I know that there are a lot of similar questions in stackoverflow, but before asking this I did some research and couldn't find a direct answer my question.
My situation is the following: I've a private repo, and am working with another developer. So we are two developers working with a private repository, which means that
push -f is not the end of the world. This repository will soon go public and, at this point we rater fix mistakes and do a little rework to change history (so that, once the repository goes public, people can work with a solid base of working commits).
Yesterday I've pushed a commit into
master that, for some reason, only works in my machine and in our dev server, but not in my colleague machine nor the production server.
So we forked a branch (
album) from a previous commit. My colleague commited several times on this branch. He them pushed the branch to the remote repository (we needed to do this in order to publish his working version to the production server) and we ended up with something like this:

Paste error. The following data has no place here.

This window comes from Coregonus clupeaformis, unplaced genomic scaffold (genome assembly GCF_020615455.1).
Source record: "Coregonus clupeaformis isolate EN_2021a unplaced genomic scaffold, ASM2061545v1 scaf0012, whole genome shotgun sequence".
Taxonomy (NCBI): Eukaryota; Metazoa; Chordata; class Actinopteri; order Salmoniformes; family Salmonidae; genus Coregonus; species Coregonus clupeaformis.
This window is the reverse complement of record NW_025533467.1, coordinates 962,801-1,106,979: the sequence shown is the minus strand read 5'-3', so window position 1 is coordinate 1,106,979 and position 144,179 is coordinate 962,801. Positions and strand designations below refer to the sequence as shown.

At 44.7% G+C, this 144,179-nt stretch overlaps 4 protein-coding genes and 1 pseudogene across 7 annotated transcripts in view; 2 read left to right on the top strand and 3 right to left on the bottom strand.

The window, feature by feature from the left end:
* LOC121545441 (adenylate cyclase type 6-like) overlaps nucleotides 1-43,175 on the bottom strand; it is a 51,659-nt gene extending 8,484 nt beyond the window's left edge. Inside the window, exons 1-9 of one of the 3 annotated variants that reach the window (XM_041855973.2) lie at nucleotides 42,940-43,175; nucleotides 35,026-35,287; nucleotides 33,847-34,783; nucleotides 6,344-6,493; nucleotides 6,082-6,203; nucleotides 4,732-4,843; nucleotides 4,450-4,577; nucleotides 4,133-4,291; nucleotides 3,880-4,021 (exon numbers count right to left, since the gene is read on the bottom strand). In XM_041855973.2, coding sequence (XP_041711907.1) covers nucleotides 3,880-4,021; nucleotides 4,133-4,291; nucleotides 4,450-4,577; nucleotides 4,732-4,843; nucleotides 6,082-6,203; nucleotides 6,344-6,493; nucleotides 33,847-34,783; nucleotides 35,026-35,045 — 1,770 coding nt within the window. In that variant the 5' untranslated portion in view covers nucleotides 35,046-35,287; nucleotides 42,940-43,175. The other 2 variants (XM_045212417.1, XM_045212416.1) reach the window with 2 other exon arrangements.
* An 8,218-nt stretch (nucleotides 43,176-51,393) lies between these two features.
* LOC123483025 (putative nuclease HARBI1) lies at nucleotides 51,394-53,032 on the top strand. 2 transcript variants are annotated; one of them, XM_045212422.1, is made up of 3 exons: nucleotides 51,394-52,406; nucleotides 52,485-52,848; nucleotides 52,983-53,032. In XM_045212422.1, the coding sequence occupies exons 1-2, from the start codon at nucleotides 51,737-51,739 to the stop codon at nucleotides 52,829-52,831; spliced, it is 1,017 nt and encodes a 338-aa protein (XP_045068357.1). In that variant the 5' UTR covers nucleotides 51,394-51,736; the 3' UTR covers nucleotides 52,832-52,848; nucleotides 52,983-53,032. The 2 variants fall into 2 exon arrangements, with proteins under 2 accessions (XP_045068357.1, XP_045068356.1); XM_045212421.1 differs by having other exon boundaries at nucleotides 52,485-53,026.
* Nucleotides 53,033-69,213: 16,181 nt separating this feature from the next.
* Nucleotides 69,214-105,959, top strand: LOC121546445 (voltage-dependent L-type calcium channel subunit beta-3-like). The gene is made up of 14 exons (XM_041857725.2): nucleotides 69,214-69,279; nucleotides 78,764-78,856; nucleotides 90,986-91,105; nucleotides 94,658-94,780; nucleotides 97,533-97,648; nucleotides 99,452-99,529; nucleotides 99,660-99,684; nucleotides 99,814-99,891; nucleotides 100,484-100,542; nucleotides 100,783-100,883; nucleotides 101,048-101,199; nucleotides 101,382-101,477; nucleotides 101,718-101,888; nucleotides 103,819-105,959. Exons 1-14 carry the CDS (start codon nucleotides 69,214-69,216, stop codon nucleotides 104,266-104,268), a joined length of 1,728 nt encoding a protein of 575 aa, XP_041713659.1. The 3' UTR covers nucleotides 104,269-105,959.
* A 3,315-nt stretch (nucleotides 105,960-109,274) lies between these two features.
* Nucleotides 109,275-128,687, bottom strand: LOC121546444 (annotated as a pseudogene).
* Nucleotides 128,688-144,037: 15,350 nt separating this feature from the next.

master: (previous commits) - C1 - C2 (my "troubled" commit) \ album: C3 - C4 - C5 - C6
Under normal circumstances I would checkout
master (in which my troubled commit
C2 is the head) and merge
album into it.
But this would leave
C2 on the history, plus, since we can't figure out for the life of ours, why my commit broke the environment we feel like it is better to "reaply" the commit the other way around.
What am I thinking of doing:
- rebase master on top of it
albumlocally and remotely
master: (previous commits) - C1 - C3 - C4 - C5 - C6 - C2'
C2' should be fixed and working in all machines.
So, am I thinking straight? If not, how would the git gurus out there deal with this?
Thank you kindly.